Practical problems detract from the cause
Despite the pandemic having highlighted the obvious need for a shakeup of global financial systems, it has also brought some of the arguments against the issuance of digital currencies to the fore. For one thing, whilst CBDCs could help to improve the central banks’ and regulators’ oversight of the financial system, they could also destabilise the firmly established operational models of the very same institutions. Whereas Mark Carney recognised the value of a broader ‘regulatory tent’, his successor Andrew Bailey has been more cautious in his support for CBDCs. Speaking at a virtual event in September 2020, he questioned the potential impact of CBDCs on the “resilience of banking business models and funding”, citing the potential inability of banks to maintain their lending abilities if a substantial number of businesses and individuals switched their traditional bank deposits for digital currency.[ix]
Notwithstanding the arguments made by the likes of Dr Phoebus Athanassiou in favour of the issuance of digital currencies, there is a clear case that immediate and decisive action is not wise. As Martin C.W. Walker explicitly states, “creating CBDCs because of fear of Facebook or China is not a sensible basis for a central bank policy.”[x]
Whilst CBDCs could in time help to prevent cash-hoarding behaviour and give institutions more control in the event of a run on the banks, the transition to digital currencies could in fact have the opposite effect. Any prolonged period of crisis (such as that caused by Coronavirus) heightens the risk of banking instability, yet this could be made worse by the issuance of digital currencies unless a robust framework was in place. When considering this issue, the Bank for International Settlements (BIS) argued that a CBDC “could allow for ‘digital runs’ towards the central bank with unprecedented speed and scale” with the public rushing to move funds away from traditional banks and into e-currencies during times of instability.[xi] COVID has shown that change is needed, but not at the cost of our well-rooted financial system.
Outside the realm of banking models, further concerns have arisen from the parallels drawn between cryptocurrencies and CBDCs. Despite the belief of some that bitcoin and other cryptocurrencies are an equity safe haven in times of stock market instability, 2020 has seen BTC trade as low as $4,000 in March 2020 through to $40,000 plus in January 2021. Quite conversely to the suggestion that bitcoin can act as a hedge against instability, these extreme price fluctuations are exactly why some scholars consider its volatility should rule it out as a safe haven asset.[xii] To return to the point, few would contend that properly regulated CBDCs are in any way as volatile as mainstream cryptocurrencies. It is in fact the differences between cryptocurrencies and CBDCs that perhaps make the latter less appealing, particularly in terms of privacy and data security which have entered the public consciousness in a big way. By its very nature, a CBDC would leave a digital footprint – something that users of cash and cryptocurrencies may wish to avoid. With the public’s grasp of data usage and mass surveillance growing at pace, it’s worth questioning whether a digital currency that could allow governments to track every payment would receive widespread support.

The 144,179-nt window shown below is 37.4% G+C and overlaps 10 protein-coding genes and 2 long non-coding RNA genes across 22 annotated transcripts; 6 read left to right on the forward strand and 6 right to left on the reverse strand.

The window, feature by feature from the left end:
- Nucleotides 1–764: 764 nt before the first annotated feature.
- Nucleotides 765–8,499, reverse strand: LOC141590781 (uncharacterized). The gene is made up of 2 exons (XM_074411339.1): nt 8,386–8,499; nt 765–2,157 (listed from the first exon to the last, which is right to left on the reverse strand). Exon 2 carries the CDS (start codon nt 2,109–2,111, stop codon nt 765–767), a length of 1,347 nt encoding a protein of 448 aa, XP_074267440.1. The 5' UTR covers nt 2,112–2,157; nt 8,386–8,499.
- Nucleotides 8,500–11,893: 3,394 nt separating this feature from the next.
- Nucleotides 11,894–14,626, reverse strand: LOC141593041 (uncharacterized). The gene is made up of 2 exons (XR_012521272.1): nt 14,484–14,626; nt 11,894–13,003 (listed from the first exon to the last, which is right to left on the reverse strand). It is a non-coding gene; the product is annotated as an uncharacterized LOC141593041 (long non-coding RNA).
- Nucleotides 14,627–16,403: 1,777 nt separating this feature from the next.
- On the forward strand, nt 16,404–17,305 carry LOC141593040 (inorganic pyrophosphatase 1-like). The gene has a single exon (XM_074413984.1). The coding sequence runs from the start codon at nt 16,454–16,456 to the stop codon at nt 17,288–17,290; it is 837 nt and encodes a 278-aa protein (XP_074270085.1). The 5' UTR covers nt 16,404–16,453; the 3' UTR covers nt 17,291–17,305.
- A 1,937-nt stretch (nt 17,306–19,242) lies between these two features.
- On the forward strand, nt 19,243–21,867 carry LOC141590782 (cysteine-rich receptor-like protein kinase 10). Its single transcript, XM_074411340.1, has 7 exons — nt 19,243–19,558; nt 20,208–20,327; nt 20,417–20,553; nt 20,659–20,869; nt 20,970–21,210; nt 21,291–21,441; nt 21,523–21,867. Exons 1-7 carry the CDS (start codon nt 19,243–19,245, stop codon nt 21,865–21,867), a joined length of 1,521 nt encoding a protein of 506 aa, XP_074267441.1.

COVID and digital currencies – the verdict
With these arguments in mind, we arrive at something of a crossroads for digital currencies. The COVID-19 pandemic has shown the need for change across many areas of society including our approach to payment instruments, but the adoption of CBDCs is by no means a perfect solution.
That being said, there is considerable interest in blockchain technology from major central banks as illustrated by the considered comments of BIS and two Bank of England governors cited in this article. As discussed in previous blog posts, operational issues presented by blockchain technology do present something of a barrier to its implementation, but there is also a lack of consensus between some of this theatre’s biggest actors. Canada’s central bank, for instance, has expressed deep concerns about the potential erosion of fiscal control should CBDCs be introduced, whilst the European Central Bank remains unconvinced about the ability of state institutions to compete with private companies such as Facebook and its Diem coin.[xiii]It’s also important to note that the arguments raised for and against CBDCs are not particularly novel. These are not new issues or solutions – but they have been magnified by the pandemic.
In all, the issuance of digital currencies raises a lot of complex questions and it’s safe to say that radical change is not on the agenda for most banks in the immediate future. What can be said, though, is that the barriers to alternative payment adoption have been broken by the pandemic and we can certainly expect further developments in time.
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[vi]Athanassiou, P. The Coronavirus outbreak and the case for centrally-issued digital cash. Butterworth Journal of International Banking and Finance Law. May 2020.
This article is intended to give you an overview on this interesting topic to the best of my knowledge. Whilst I endeavour to ensure that all information I provide is correct and updated, no warranty, express or implied is given as to its accuracy.